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The 2006 Hurricane system will be similar to 2005, but with not as many storms forming. The intensity of the Hurricanes will be brutal though. The ENSO will be neutral by the time the season starts. The ITCZ is already juicing up and looking very scary with pops coming out of the CV daily. There is some mention of scattered convection down the by Guatemala, which I will think will the where the first system forms. We all have to be prepared. The ridge increasing in the mid-west will only get stronger as the weeks go by and if the ridge stays, there will be troughing will allow the storms to trek west, along the east coast or fish. IF the ridge bridges with the BH, then god be with us all.. Take out the popcorm, grab a seat because the show is about to begin soon enough.



posted on Apr, 26 2006 @ 07:55 PM
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Someone mentioned earlier that we should store gasoline.
Can you tell me what kind of containers to store it in?

Also, I live in the Tampa Florida area and I would like to know if anyone can tell me what kind of devastation Tampa would have if a Cat 4-5 makes a direct hit on Tampa.
Thanks!



posted on Apr, 26 2006 @ 07:59 PM
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Originally posted by MagicaRose
Someone mentioned earlier that we should store gasoline.
Can you tell me what kind of containers to store it in?

Also, I live in the Tampa Florida area and I would like to know if anyone can tell me what kind of devastation Tampa would have if a Cat 4-5 makes a direct hit on Tampa.
Thanks!


Gasoline should not be stored at all, as it is combustible, but if you should have to save place the gas in a plastic container. What do you need the gas for?

MagicaRose, you don't wanna know what devastation a Cat4 or 5 would do to Tampa. Just think about this, If Charlie had come in like it was suppose to about 90% of St. Pete would be underwater and 10-15 feet of water would inundate Downtown Tampa upto 10-20 miles inland (The bay to Brandon Approx). The devastation would two fold to what Katrina did.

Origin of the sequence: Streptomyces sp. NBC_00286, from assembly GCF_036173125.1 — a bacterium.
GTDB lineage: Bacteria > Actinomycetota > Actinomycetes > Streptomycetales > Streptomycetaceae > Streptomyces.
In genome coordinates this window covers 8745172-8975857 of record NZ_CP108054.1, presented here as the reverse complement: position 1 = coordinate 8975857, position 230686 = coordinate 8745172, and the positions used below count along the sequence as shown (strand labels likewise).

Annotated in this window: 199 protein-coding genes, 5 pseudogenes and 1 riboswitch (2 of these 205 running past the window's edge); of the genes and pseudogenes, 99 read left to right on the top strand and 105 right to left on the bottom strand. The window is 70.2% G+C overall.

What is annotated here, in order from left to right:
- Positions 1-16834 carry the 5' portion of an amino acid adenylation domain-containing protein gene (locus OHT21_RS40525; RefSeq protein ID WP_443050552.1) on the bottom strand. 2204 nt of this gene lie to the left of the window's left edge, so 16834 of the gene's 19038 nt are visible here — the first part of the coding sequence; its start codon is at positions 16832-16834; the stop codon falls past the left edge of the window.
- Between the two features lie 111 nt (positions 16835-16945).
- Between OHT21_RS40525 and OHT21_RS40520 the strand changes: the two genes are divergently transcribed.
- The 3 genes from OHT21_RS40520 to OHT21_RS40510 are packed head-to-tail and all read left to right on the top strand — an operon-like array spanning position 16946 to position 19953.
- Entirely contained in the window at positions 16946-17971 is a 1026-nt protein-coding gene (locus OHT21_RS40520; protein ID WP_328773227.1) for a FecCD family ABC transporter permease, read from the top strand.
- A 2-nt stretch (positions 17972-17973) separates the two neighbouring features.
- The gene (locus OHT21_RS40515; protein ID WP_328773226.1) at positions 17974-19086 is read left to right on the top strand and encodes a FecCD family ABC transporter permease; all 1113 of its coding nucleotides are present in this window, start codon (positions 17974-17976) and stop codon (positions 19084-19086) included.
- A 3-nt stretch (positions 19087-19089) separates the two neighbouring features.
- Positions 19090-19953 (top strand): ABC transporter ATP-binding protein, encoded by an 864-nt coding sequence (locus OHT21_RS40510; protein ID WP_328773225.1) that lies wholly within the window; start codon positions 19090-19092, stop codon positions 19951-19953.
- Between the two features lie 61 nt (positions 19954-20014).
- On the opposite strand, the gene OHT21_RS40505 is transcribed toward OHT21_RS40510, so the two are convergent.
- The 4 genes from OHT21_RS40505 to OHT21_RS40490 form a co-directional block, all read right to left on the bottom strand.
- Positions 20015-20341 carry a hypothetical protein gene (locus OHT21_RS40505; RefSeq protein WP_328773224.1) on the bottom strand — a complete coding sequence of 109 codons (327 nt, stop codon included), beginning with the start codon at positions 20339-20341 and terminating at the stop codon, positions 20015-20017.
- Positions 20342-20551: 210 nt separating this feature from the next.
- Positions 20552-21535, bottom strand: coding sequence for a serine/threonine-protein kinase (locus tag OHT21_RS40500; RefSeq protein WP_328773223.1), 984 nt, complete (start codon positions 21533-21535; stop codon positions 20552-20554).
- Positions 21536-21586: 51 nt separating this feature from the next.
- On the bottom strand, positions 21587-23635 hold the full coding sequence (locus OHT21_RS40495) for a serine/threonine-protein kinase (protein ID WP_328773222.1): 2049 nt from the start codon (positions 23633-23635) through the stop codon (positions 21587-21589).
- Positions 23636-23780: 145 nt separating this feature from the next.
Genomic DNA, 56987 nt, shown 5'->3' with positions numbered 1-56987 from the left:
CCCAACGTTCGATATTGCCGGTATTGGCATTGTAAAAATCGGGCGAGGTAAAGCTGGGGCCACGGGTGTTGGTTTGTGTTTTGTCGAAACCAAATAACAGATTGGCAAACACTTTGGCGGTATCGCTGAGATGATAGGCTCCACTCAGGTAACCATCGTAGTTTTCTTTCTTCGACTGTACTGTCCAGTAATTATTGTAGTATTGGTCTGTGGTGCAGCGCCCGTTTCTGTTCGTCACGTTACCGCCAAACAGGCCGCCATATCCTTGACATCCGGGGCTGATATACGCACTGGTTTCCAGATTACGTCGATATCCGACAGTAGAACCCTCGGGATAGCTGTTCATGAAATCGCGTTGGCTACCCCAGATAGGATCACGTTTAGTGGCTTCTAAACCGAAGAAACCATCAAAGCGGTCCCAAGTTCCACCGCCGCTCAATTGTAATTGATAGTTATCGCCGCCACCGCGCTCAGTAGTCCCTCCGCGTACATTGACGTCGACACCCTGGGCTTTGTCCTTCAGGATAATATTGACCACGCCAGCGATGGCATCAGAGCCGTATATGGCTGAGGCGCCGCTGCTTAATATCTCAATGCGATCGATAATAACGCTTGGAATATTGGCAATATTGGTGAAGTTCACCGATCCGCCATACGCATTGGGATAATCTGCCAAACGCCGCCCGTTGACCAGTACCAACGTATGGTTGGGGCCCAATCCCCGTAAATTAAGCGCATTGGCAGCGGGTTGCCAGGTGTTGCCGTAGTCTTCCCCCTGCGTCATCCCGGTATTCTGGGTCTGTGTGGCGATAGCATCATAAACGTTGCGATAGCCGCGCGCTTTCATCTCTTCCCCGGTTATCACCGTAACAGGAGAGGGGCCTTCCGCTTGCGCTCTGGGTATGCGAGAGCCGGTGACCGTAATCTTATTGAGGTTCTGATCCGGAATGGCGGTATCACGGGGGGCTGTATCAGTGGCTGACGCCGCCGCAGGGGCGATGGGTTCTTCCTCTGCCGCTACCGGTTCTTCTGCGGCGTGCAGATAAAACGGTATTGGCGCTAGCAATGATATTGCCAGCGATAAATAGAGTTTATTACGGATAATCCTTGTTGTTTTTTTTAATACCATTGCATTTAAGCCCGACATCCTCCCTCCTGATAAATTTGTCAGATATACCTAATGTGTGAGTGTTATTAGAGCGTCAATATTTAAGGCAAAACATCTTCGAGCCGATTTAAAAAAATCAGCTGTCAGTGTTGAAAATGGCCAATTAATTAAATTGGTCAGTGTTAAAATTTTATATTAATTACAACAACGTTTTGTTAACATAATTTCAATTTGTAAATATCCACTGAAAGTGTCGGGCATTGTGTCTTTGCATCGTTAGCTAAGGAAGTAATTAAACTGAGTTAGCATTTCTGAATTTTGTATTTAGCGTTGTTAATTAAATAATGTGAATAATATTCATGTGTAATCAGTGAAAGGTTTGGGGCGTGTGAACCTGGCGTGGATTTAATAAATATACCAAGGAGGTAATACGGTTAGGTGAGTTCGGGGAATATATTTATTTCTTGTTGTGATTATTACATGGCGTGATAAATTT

posted on Apr, 27 2006 @ 01:56 PM
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Originally posted by hdstrng

Originally posted by MagicaRose
Someone mentioned earlier that we should store gasoline.
Can you tell me what kind of containers to store it in?
Thanks!


Gasoline should not be stored at all, as it is combustible, but if you should have to save place the gas in a plastic container. What do you need the gas for?


Gas powered electrical generators run, of course, on gasoline. Also, gas stations tend to run out of gas whenever an area is forcast to be the target of a hurricane. When storing gas, it is advisable to rotate your supply. That is, put your stored gas in your vehicle and refill your container. Gas can go bad, or become contaminated. Use ONLY containers that are certified as gas storage containers.

When traveling with containers, keep them separated and do not let them rub against each other. Plastic containers can create static electricity if they rub against each other.

Only store combustible products in a well ventilated area. Keep out of direct contact of heat sources.

Storing Gasoline



posted on Apr, 27 2006 @ 02:25 PM
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The Tampa area would have to sustain a direct surge up the bay to really ravaged the area. It certainly could happen. The scenario that NOLA went through would not be replicated here. South Tampa and South Pinellas would have surge but the retention of water in NOLA was the exception. Hurricane Charlie did bend east hard and late which is disconcerting. Beware any hurricane that gets into the southern gulf from Aug. 20th to Sept. 20th. The water temp should be at 90 degrees through that period.